Figure 10 presents the call flows, in Case 3, when the B-terminal is found busy (c.f. Connector 3 in Figs. 7 and 10). This is the case when the A-user is redirected to a mail service to leave an audio message. In some systems, there is also a possibility to leave a video message, e.g. a visual voicemail. The A-user receives an invitation to leave a mail message (virtual device ‘enter mailing’ (em)) and may decide to use this service (virtual device ‘carried mailing’ (cm)) or to abandon the service (virtual device ‘abandoned mailing’ (am)). The message is retrieved (later) by the B-user either as audio directly from his/her terminal/phone or from another device via a web link supplied by an email message, or as a text by utilizing a voicemail-to-text functionality. This message retrieval is reflected by the case of using the B-terminal by the B-user in our conceptual model.

Parameters’ Qualification.

In Fig. 7, one may see notations ‘\( Fa \)’, ‘\( dem{.}Fa \)’, and ‘\( rep{.}Fa \)’, using qualifiers dem and rep. Traffic qualification is necessary and it is used in [11], but without any attempt for including the qualifiers in the parameters’ names. The problem is more complex: (1) one would like to have the same, or very similar, parameters’ names in the conceptual-, analytic-, and computer models; (2) one would like to meet the Name Design Criteria: “Names with which human beings deal directly should be user-friendly. A user-friendly name is one that takes the human user’s point of view, not the computer’s. It is one that is easy for people to deduce, remember and understand, rather than one that is easy for computers to interpret.” [20], Annex J: “Name Design Criteria”.

Since 2006 [6] we use up to two qualifiers as a part of the parameter’s name. The first is for the parameter value’s origin, e.g. emp for ‘empirical’, dsn for ‘designed’, trg for ‘target’, etc. The second qualifier characterizes the traffic. Most of the traffic qualifiers are described in [11]. In this paper we use dem for ‘demand’, rep for ‘repeated’, ofr for ‘offered’, and crr for ‘carried’. We expand the meaning of the traffic qualifiers to the other parameters determining the traffic, e.g. in our notations, \( ofr{.}Ys = ofr{.}Fs srv{.}Ts \) means: ‘the offered traffic intensity to the switching system is a product of the offered requests’ frequency (rate) and the service time in the switching system.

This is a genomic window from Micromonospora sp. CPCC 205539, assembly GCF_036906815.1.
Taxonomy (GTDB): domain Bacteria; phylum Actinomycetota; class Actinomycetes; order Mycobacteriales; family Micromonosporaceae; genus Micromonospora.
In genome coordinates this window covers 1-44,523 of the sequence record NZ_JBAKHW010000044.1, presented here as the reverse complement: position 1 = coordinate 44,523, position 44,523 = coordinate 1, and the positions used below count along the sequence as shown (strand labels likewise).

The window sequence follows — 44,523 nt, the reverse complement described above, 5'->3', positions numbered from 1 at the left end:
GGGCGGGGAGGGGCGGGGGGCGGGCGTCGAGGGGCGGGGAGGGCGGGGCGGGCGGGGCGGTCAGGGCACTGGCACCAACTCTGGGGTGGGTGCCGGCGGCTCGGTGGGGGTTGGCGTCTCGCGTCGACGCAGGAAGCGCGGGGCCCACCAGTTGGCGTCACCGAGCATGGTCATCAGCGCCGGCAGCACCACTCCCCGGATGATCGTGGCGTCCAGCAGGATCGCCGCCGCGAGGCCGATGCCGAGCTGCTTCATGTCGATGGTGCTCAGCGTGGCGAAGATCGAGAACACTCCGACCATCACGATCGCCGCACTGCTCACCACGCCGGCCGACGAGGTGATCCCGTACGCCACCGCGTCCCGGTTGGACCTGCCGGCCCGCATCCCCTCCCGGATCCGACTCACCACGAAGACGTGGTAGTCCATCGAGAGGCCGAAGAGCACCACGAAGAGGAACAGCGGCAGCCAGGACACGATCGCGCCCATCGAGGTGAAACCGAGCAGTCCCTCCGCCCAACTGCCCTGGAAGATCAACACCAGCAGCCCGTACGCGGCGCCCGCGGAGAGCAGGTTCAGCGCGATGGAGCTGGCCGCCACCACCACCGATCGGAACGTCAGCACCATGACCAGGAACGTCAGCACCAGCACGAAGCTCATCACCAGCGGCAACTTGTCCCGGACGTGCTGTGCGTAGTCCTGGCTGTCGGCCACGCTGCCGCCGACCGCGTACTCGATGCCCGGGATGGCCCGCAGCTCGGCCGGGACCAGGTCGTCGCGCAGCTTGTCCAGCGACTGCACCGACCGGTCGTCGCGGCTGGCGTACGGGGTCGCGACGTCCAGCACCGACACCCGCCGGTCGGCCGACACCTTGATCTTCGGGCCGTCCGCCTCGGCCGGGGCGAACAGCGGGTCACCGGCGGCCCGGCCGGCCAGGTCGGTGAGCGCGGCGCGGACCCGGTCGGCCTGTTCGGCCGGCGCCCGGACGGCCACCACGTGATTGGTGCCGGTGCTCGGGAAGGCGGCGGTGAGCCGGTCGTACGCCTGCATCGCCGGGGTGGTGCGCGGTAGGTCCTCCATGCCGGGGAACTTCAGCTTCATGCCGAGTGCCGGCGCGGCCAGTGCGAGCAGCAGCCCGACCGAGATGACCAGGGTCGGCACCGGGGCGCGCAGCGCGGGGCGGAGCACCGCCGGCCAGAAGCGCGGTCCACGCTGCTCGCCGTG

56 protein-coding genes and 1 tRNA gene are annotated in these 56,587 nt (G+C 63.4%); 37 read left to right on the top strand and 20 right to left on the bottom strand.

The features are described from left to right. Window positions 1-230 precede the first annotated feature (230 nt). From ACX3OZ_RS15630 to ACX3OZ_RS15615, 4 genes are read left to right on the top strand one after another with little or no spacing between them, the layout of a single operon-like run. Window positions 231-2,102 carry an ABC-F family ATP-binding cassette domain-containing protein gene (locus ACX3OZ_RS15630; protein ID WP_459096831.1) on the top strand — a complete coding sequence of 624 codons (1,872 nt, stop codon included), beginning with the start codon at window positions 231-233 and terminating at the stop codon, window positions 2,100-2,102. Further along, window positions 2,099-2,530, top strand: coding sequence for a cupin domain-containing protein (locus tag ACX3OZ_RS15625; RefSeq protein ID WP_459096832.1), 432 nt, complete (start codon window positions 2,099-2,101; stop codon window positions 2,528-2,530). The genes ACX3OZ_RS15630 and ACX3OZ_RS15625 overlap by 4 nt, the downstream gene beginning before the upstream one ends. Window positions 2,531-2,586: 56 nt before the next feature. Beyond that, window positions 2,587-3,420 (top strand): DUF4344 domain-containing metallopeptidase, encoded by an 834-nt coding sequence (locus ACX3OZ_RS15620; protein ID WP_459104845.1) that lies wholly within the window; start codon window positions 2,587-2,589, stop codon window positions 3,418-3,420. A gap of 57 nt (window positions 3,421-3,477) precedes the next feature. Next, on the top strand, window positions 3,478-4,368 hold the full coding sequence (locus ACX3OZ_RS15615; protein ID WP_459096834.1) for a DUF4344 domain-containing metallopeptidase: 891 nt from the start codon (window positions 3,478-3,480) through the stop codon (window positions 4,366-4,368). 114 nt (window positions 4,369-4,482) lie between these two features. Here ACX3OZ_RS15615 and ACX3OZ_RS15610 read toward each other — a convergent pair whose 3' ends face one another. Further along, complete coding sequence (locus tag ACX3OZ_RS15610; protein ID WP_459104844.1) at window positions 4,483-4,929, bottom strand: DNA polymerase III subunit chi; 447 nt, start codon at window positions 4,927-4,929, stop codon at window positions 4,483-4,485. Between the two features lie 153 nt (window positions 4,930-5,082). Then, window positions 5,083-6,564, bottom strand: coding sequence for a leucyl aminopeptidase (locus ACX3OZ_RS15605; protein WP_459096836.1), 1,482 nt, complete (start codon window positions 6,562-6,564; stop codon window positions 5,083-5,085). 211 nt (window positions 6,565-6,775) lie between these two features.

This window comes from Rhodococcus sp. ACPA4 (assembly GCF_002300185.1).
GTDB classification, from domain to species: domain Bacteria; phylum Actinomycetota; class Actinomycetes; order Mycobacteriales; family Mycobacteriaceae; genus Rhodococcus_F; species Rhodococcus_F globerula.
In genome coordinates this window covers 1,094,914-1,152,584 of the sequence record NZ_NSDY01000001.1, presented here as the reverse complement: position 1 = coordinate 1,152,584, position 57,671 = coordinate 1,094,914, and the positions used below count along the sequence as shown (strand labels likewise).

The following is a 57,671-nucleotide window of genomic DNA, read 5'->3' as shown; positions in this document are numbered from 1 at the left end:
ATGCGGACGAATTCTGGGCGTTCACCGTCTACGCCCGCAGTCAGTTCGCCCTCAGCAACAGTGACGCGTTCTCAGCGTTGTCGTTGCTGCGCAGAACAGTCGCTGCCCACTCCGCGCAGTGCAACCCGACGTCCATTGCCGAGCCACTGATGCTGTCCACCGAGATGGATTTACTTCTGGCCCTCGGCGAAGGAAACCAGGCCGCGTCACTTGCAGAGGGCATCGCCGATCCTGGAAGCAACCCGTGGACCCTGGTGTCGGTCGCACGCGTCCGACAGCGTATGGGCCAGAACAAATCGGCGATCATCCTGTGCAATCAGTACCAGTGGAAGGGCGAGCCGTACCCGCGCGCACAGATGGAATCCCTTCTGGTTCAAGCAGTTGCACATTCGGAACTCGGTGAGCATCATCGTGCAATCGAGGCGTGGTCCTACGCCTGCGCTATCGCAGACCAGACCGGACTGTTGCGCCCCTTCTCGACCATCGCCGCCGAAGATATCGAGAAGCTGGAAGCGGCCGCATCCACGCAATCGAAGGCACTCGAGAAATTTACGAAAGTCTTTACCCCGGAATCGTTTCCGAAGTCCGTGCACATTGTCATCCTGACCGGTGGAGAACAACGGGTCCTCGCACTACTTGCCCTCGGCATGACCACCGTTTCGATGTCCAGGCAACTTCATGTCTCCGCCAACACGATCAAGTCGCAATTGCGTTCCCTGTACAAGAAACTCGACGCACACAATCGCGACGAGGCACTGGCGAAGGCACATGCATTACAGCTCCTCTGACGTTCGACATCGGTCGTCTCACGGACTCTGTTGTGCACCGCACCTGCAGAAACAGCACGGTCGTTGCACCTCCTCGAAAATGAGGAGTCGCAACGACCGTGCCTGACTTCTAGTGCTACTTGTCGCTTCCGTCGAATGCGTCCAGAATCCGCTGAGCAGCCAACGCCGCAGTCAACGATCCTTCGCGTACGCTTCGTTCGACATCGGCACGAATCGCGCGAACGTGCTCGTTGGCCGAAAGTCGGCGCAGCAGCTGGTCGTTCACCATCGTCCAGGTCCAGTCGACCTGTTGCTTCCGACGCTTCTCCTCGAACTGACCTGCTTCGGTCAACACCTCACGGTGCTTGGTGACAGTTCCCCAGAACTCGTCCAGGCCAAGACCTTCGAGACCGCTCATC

The definition of the offered traffic needs more explanations. There are two offered traffic definitions in the ITU-T recommendations: (1) Equivalent Traffic Offered [21]; and (2) Traffic Offered [11]. In the other standardization documents, there is only one offered traffic definition, close to the Equivalent Traffic Offered [21]. In the overall network performance models, both definitions give considerably different values [22]. In this chapter, we use only the definition of the Equivalent Traffic Offered [21].

2.3 QoS Prediction Task Formulation

We consider the conceptual model presented in Figs. 6, 7, 8, 9, 10 and described in Sect. 2.2. In this chapter, we consider that the overall telecommunication system provides four services: (1) finding B-terminal; (2) connection to B-terminal; (3) finding B-user (with sound, vibration, message, etc.); and (4) transmission and/or record of messages. The quality of this services depends on many subsystems (c.f. Fig. 1), including the user- and network behavior.

Types of Parameters. There are two types of parameters – static and dynamic. The 10 basic dynamic parameters (with values dependent of the system state) are: \( Fo \), \( Yab \), \( Fa \), \( dem{.}Fa \), \( rep{.}Fa \), \( Pbs \), \( Pbr \), \( ofr{.}Fs \), \( Ts \), and \( ofr{.}Ys \). All others dynamic parameters can be obtained from these.